Himalaya by Scriabin in the Himalayas
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8.8 / 104 Ratings
Himalaya is a limited perfume by Scriabin in the Himalayas for women and men and was released in 2015. The scent is smoky-green. The longevity is above-average. It is still available to purchase. Limited Edition
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Fragrance Notes

FrankincenseFrankincense
AmberAmber
Woody notesWoody notes
Oriental notesOriental notes
NagarmothaNagarmotha
VanillaVanilla
Jasminum auriculatumJasminum auriculatum
SpikenardSpikenard
Ozonic notesOzonic notes
Musky notesMusky notes

Ratings

Scent

8.84 Ratings

Longevity

8.03 Ratings

Sillage

7.73 Ratings

Bottle

7.04 Ratings
Submitted by Michael, last update on 25.07.2021.

Interesting Facts

200 pieces were made.
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Reviews

9
Scent
8
Longevity
8
Sillage
7
Bottle
Floyd
Translated Show originalShow translation
Floyd
Floyd
Top Review    42  
The Himalayan sky
Here in the sky the chlorine blue shadows shine brightest, myriads of nascent ice crystals waft in clouds like incense from Tibetan temples, citrusy mist hisses in time-lapse across the peaks, drives paddocks of small animals downhill, there in the distance. Up on the ridge Hemingway's Himalayas head, fresh soil falls from roots of the Nagarmotha, bubbling blossoms like streambeds so tart and bitter, crusting to earth in wandering amber, to the bottom of a mountain lake among cloves and woods in water-mirroring swirls with the plunging shadows of bright sky.
¡@!*
In 1915, Russian composer Alexander Scriabin planned a 7-day concert in a purpose-built temple at the foot of the Himalayas, in which music combined with poetry, visual stimuli (for example, a color organ), and fragrances would usher in the spiritual transformation of humanity to dissolve the world in divine bliss - a truly ambitious apocalypse. 100 years later, several musicians and monks adapted his plans in a monastery in Kashmir. Michel Roudnitska was entrusted with the creation of the fragrances: "I immediately accepted to compose an olfactory score of 6 fragrances and a special limited edition perfume for this exceptional event. It was an old dream to discover Ladakh, its mysterious old monasteries, highest passes of the world (5350 m and 6000 m) and gorgeous wild lakes in desert lands..."

https://www.cafleurebon.com//wp-content/uploads/2015/08/91GivingHimalayatotheheadmonkofthemonastery.jpg
(Handing of the fragrance by Roudnitska to a monk)

"Himalaya" combines an ethereally bright, citrusy-cool incense, underscored by slightly chlorine-like ozone notes, with the earthy aromas of nagarmotha roots as well as the bitter-tart notes of nard. Airy musk contributes slightly animalic notes, and the jasmine blossom combines rather coolly with the amber, light woods and some clove. Everything floats, as if Roudnitska has preserved the thin, misty air of the Himalayas to transport the wearer to this awe-inspiring landscape for over eight hours.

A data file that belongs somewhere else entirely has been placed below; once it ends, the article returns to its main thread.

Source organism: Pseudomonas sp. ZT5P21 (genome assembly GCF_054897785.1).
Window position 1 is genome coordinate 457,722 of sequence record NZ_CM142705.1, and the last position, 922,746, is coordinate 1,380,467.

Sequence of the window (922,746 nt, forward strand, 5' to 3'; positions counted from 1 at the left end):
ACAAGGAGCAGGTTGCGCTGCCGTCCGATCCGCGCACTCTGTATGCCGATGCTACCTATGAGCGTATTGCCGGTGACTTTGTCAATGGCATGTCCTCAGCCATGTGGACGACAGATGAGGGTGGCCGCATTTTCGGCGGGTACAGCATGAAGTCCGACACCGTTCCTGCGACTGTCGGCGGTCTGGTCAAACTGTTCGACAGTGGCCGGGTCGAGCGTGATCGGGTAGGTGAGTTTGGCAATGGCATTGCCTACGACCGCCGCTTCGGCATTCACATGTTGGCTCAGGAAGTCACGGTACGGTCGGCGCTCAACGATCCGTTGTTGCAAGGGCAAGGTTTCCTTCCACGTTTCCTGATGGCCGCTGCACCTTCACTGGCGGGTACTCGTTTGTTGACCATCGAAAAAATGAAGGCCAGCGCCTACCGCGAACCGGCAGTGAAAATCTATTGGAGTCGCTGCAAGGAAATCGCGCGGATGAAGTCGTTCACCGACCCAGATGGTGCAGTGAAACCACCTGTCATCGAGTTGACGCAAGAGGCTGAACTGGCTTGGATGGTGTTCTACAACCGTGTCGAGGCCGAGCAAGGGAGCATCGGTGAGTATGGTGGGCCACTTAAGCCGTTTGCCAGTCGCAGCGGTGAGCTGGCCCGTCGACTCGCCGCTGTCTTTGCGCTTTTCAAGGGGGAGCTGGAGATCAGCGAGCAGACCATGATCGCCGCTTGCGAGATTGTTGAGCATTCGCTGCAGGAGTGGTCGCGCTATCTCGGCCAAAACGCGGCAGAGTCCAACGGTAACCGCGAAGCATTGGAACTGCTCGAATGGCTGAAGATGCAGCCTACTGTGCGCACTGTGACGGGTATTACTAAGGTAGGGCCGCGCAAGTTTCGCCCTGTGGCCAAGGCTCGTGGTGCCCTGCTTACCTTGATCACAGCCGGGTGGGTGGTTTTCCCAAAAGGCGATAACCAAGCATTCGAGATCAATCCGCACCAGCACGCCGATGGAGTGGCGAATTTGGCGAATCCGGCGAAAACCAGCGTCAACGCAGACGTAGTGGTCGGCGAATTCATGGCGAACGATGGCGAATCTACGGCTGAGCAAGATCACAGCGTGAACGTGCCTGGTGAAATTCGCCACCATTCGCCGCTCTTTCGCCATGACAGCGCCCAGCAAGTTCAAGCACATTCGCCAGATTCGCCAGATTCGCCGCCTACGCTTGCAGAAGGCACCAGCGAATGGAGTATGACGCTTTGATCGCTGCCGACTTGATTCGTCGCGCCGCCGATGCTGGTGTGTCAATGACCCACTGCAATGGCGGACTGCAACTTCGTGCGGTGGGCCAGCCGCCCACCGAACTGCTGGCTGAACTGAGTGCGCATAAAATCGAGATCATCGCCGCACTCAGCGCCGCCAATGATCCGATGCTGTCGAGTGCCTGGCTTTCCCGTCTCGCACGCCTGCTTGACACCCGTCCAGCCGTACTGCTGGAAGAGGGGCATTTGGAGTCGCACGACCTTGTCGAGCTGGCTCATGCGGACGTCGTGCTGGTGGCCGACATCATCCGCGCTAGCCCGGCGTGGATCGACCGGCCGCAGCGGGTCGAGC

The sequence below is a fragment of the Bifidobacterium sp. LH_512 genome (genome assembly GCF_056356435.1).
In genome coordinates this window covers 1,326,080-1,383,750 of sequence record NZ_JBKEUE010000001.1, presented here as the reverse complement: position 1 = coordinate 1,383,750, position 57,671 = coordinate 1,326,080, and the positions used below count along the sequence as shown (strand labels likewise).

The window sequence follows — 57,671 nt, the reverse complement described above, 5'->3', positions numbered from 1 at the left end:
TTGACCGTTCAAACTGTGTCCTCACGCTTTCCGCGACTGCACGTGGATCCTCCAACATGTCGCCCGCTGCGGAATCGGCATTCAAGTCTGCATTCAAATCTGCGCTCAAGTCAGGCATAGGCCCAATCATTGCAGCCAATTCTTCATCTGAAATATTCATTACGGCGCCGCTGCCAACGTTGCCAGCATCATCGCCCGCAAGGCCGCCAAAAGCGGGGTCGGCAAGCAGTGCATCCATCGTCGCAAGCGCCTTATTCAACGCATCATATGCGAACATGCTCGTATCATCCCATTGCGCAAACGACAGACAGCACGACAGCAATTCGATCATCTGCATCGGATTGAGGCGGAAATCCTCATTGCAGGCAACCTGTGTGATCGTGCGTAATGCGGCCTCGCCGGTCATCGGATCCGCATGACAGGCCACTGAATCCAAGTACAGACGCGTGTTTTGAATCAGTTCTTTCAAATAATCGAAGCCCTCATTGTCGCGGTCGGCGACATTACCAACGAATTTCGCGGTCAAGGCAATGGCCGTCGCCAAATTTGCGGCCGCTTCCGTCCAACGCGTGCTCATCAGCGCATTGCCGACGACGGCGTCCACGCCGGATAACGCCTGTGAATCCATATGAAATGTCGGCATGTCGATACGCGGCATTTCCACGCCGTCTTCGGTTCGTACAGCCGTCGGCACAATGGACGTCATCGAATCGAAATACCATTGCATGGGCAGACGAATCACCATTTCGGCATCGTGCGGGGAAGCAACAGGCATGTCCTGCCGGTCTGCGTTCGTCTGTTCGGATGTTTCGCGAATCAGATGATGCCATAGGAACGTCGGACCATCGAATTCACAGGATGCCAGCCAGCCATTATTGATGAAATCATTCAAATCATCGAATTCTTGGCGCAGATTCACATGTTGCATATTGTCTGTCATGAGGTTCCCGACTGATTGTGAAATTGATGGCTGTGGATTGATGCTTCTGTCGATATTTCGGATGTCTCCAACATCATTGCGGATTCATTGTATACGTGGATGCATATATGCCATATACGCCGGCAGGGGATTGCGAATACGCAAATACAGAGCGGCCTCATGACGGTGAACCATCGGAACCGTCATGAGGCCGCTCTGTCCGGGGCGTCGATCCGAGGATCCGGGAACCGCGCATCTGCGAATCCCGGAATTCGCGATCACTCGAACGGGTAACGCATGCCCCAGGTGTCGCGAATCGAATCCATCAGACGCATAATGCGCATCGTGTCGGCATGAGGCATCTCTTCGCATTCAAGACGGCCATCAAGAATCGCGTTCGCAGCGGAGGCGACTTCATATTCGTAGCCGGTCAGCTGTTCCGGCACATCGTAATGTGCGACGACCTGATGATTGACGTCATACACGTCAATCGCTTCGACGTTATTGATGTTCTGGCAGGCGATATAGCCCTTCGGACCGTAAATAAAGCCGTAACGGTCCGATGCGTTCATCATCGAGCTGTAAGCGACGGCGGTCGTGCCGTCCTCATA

(With thanks to Bloodxclat)
39 Replies
10
Scent
8
Longevity
7
Sillage
7
Bottle
Pigfarmer

11 Reviews
Pigfarmer
Pigfarmer
Helpful Review    2  
utterly unique sense of space
roudnitska jr is clearlt talented but to conjure the sense of being at the higest altitudes while remaining grounded on the necessary vagaries of solid perfumery, well that's just goddam voodoo. i treasure my bottle and wear only when i'm clear for a reasoanble degree of solitude and introspection. fantastic work, and no need to ad to what my friend jtd can say much more ellekwentlee... :)
jtd

484 Reviews
jtd
jtd
Very helpful Review    5  
an event
Synesthesia has made a mark on perfumery thanks to artists like Dawn Spencer Hurwitz and Bruno Fazzolari. They experience scent as color. Their work in perfumery ranges from depiction of their experience (Chroma) to more abstract exploration. The audience can speculate as to what synesthesia ‘feels’ like, but the work doesn’t induce a synesthetic experience. The early 20th century Russian composer Alexander Scriabin apparently wanted the audience to experience the phenomenon more directly. Though it never came together during his lifetime, a days-long performance that incorporated music, dance, aroma and light took place at an elevation of 11,800 feet at the Thikse Buddhist Monastery in the Ladakh, India in June of 2015. “Mysterium” was a symbolist approach to the Vedic principle of divine energy animating and linking all aspects of being. The people present for the event were considered celebrants as much as audience members.

Michel Rounitska composed a number of scents that were integrated into the performance. He also composed Himalaya, a perfume tribute to the Mysterium project. The perfume conjures a cold, arid climate. The chilly, metallic olibanum is aerated with ozonic materials to create a sensation of cool winds. It has light, sweet vanillic tone that is balanced by a yogurty tartness. A floral quality floats in the air but never lands. It enhances the incense but stays in the background. An almost fruity aspect appears when the sweetness inherent in olibanum is brought out. Frankincense is the clear center of Himalaya. All other notes circle it and point to it but they never take center stage.

Scriabin’s piece has some of the early 20th century exoticism that flirts with fetishizing the foreign. I’m thankful that Roudnitska chose not to take an orientalist approach to the perfume. He chose a material that is appropriate to the setting (frankincense) and then used it to express an introspective, contemplative attitude.

Intermedia events might seem like a contemporary topic, but Scriabin beat us to the punch by about 100 years. Whether creating a performance that explicitly incorporates all the senses will lead to a synesthetic experience for the audience is an open question. Hallucinogens might help.

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